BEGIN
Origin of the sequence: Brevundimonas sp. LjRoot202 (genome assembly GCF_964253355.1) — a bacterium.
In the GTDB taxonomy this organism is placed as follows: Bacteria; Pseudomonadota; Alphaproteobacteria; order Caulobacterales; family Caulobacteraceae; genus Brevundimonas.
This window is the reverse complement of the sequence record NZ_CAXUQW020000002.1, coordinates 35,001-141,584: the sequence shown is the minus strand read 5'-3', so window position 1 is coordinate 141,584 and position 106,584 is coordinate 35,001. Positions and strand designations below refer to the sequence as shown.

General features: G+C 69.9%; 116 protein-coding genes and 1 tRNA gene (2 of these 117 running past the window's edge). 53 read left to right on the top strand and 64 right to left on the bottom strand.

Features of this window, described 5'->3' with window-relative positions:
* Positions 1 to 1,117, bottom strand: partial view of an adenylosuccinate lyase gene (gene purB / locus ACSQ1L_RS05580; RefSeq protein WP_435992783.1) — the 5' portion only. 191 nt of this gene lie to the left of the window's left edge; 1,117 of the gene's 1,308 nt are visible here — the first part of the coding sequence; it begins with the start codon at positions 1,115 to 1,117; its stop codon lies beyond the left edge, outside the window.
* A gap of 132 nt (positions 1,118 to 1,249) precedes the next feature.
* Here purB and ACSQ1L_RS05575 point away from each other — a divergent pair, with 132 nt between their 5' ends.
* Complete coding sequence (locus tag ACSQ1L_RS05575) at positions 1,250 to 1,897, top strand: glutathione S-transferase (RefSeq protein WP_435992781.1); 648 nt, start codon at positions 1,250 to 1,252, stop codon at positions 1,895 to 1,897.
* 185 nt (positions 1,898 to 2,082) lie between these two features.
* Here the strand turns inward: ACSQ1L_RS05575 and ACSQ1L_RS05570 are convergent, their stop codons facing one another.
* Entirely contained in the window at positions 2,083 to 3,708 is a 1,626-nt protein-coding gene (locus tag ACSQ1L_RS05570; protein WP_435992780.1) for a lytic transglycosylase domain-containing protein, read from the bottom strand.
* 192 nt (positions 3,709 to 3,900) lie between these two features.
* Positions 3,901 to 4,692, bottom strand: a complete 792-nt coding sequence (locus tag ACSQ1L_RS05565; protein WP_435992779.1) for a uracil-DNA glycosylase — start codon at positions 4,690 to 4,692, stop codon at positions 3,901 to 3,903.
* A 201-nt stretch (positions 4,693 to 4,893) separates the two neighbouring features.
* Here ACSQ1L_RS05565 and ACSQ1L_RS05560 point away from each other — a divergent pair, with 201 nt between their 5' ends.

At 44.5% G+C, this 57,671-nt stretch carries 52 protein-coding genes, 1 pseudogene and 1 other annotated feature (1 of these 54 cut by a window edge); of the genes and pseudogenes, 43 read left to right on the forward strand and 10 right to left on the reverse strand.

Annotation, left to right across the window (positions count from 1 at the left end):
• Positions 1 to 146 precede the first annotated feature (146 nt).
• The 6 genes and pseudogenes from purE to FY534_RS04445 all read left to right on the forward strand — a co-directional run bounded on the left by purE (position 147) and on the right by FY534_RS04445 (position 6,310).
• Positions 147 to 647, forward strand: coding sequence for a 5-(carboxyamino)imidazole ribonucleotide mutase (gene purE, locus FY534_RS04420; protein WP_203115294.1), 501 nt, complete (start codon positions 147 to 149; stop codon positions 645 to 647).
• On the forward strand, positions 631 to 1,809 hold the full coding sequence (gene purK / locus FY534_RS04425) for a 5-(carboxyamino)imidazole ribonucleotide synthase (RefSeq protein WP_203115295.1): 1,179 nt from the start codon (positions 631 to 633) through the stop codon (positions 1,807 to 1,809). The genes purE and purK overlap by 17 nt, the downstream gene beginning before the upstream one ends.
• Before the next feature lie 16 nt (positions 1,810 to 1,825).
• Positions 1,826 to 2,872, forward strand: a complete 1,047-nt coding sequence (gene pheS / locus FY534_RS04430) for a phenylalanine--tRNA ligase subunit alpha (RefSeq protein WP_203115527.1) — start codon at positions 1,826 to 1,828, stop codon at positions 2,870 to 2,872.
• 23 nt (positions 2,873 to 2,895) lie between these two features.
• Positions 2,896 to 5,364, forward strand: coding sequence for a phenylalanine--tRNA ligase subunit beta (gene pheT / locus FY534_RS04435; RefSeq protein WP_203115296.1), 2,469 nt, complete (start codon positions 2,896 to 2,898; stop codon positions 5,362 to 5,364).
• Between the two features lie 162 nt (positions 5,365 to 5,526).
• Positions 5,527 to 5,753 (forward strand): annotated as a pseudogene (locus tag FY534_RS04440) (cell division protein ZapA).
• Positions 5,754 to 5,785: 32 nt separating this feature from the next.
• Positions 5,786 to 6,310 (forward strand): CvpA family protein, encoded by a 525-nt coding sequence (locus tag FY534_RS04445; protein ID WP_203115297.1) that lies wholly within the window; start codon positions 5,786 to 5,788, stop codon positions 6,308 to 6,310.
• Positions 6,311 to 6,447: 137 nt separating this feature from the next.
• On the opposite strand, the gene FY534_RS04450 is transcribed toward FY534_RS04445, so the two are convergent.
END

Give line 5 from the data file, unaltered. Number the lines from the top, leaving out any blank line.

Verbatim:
Features of this window, described 5'->3' with window-relative positions: